Recently, Wicker et al. (2003) carried out an fMRI study in which they tested whether the same insula sites that show signal increase during the experience of disgust also show signal increase during the observation of facial expressions of disgust.
The study consisted of olfactory and visual runs. In the olfactory runs, individuals inhaled disgusting and pleasant odorants. In the visual runs, the same participants viewed video-clips of individuals smelling a glass containing disgusting, pleasant and neutral odorants and expressing their emotions.
Disgusting odorants produced, as expected, a very strong signal increase in the amygdala and in the insula, with a right prevalence. In the amygdala, activation was also observed with pleasant odorants, with a clear overlap between the activations obtained with disgusting and pleasant odorants. In the insula, pleasant odorants produced a relatively weak activation located in a posterior part of the right insula; disgusting odorants activated the anterior sector bilaterally. The results of visual runs showed signal increases in various cortical and subcortical centers but not in the amygdala. The insula (anterior part, left side) was activated only during the observation of disgust.
The most important result of the study was the demonstration that precisely the same sector within the anterior insula that was activated by the exposure to disgusting odorants was also activated by the observation of disgust in others (Fig. 3). These data strongly suggest that the insula contains neural populations that become active both when the participants experience disgust and when they see it in others.
The notion that the insula mediates both recognition and experience of disgust is supported by clinical studies showing that, following lesions of the insula, patients have a severe deficit in understanding disgust expressed by others (Calder et al. 2000; Adolphs et al. 2003). This deficit is accompanied by blunted and reduced sensation of disgust. In addition, electrophysiological studies showed that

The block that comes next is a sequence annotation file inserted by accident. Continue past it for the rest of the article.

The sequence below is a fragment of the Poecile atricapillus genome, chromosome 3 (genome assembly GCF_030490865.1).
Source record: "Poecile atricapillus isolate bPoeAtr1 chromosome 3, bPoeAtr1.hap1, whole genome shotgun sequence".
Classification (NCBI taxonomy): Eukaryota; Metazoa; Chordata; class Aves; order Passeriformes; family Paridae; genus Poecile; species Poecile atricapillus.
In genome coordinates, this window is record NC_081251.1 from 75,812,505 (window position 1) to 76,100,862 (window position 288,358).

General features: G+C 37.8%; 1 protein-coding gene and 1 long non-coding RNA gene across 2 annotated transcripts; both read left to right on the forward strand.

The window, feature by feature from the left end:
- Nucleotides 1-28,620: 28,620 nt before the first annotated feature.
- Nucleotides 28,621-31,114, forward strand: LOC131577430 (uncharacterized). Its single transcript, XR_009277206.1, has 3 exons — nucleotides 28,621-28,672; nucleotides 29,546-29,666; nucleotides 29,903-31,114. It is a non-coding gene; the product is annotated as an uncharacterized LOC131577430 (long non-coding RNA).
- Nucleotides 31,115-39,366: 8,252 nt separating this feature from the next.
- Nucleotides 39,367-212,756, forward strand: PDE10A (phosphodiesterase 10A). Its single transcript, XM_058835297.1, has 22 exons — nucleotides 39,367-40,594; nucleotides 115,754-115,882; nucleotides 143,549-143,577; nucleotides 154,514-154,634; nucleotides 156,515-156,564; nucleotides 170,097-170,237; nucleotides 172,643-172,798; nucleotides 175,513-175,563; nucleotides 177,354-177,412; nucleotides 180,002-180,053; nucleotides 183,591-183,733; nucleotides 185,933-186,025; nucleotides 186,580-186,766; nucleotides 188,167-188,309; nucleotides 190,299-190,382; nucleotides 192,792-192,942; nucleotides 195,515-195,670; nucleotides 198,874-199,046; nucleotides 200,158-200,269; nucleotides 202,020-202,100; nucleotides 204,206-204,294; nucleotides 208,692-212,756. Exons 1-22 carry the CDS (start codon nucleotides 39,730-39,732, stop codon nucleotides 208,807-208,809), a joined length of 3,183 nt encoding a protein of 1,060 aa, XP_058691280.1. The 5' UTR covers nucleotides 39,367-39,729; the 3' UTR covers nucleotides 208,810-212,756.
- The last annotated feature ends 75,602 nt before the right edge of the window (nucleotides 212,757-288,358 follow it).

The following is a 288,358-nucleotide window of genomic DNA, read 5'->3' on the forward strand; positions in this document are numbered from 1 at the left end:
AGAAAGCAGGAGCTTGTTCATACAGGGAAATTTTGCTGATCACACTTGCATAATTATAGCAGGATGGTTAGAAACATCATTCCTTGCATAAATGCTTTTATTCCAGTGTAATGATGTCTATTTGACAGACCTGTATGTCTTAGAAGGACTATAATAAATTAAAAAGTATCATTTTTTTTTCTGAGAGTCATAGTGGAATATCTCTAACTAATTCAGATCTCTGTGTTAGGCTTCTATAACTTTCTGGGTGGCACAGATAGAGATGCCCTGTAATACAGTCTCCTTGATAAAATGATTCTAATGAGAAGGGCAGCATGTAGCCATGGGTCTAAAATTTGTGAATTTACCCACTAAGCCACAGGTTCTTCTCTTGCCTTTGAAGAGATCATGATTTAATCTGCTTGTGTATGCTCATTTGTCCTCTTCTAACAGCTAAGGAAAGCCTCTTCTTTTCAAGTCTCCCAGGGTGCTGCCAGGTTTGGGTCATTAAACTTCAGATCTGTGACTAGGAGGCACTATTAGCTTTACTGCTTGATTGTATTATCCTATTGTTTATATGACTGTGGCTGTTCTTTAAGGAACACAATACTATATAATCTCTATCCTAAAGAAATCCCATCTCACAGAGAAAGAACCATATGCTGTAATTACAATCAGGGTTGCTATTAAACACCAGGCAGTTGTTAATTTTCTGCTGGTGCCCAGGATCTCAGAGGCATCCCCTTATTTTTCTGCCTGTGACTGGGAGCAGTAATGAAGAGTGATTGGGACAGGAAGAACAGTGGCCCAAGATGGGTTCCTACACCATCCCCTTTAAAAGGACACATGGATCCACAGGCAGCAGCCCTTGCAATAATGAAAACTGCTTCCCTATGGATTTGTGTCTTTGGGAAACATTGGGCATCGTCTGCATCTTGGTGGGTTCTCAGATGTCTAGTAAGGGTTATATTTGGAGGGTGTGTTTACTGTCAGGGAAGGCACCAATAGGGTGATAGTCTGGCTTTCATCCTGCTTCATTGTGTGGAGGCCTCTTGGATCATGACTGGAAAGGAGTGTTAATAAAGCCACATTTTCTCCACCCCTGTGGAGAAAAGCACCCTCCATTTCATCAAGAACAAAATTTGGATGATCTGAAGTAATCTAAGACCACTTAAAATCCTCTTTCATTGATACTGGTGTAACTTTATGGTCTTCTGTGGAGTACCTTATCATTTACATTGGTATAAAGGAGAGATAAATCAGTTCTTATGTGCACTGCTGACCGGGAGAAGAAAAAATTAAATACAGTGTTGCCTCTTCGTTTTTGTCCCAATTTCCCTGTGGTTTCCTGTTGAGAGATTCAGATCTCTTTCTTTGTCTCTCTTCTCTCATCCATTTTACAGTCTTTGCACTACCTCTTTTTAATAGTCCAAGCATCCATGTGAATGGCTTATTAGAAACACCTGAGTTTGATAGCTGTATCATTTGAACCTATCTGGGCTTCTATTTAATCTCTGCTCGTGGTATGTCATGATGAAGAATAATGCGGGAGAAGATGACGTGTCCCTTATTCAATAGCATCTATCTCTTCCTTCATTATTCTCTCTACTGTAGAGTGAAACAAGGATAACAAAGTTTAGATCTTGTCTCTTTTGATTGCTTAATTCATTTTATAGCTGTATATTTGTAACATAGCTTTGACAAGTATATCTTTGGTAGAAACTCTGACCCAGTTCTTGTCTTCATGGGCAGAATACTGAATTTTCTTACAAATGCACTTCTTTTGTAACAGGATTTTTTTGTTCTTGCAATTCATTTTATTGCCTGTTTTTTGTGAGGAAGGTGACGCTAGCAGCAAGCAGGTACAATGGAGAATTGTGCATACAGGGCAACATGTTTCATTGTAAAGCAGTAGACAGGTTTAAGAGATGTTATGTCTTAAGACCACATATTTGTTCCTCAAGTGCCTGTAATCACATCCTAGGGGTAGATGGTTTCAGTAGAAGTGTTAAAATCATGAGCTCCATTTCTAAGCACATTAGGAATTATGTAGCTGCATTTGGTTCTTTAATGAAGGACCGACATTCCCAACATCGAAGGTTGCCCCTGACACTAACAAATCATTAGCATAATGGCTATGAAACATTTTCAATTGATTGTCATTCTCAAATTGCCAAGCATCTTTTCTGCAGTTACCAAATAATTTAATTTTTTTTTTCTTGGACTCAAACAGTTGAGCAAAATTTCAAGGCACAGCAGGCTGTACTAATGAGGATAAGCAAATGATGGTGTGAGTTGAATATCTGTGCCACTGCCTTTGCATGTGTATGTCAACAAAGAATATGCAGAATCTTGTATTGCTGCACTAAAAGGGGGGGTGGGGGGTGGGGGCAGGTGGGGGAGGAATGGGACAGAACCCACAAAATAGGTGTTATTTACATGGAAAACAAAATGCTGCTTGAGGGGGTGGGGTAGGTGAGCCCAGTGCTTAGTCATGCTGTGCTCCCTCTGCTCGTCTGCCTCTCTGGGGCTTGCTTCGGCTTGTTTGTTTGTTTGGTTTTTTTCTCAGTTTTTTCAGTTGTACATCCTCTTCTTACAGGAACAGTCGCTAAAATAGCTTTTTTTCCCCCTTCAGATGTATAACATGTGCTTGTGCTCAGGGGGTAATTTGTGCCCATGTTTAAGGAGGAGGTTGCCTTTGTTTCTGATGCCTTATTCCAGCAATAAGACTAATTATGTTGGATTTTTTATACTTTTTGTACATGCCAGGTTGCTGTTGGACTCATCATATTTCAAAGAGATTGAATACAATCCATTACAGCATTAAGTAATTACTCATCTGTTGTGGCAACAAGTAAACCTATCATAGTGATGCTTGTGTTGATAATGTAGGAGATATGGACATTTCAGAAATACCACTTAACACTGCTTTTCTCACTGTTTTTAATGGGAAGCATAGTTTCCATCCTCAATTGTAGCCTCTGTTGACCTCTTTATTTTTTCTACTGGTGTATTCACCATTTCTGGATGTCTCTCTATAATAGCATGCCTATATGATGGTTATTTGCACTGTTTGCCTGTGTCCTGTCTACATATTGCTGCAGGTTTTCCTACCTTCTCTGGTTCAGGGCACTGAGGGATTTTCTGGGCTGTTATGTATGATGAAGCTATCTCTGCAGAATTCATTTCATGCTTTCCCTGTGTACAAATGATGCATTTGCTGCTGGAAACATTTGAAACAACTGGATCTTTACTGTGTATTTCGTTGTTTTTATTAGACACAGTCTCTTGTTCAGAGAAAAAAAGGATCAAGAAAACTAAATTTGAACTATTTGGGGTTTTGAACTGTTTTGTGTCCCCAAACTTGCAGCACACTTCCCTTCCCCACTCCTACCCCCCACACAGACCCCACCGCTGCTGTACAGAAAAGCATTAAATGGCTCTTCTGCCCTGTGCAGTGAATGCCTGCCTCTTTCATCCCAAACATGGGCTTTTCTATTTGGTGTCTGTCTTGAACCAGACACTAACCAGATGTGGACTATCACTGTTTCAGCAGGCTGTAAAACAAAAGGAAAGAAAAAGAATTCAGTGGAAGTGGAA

sites in the anterior insula, whose electrical stimulation produced unpleasant sensations in the patient's mouth and throat, are activated by the observation of a face expressing disgust.
Taken together, these data strongly suggest that humans understand disgust, and most likely other emotions (see Carr et al. 2003; Singer et al., 2004), through a direct mapping mechanism. The observation of emotionally laden actions activates those structures that give a first-person experience of the same actions. By means of this activation, a bridge is created between others and us.
The hypothesis that we perceive emotion in others by activating the same emotion in ourselves has been advanced by various authors (e.g., Phillips et al. 1997; Adolphs 2003: Damasio 2003a; Calder et al. 2000; Carr et al. 2003; Goldman and Sripada 2003; Gallese et al. 2004). Particulary influential in this respect has been the work by Damasio and his coworkers (Adolphs et al. 2000; Damasio 2003a, b) According to these authors, the neural basis of empathy is the activation of an "as-if-loop," the core structure of which is the insula (Damasio 2003). These authors attributed a role in the "as-if-loop" also to somatosensory areas like SI and SII, conceiving the basis of empathy to be in the activation in the observer of those cortical areas where the body is represented.
Although this hypothesis is certainly possible, the crucial role of the insula, rather than of the primary somatosensory cortices, in emotion feeling strongly suggests that the neural substrate for emotions is not merely sensorial. It is more likely that the activation of the insula representation of the viscero-motor activity is responsible for the first-person feeling of disgust. As for the premotor cortex, it is plausible that in the insula there is a specific type of mirror neurons that match the visual aspect of disgust with its viscero-motor aspects. The activation of these (hypothetical) viscero-motor mirror neurons should underlie the first-person knowledge of what it means to be disgusted. The activation of these insular neurons should not necessarily produce the overt viscero-motor response. The overt response should depend on the strength of the stimuli and other factors. A neurophysiological study of insula neuron properties could be the direct test of this hypothesis.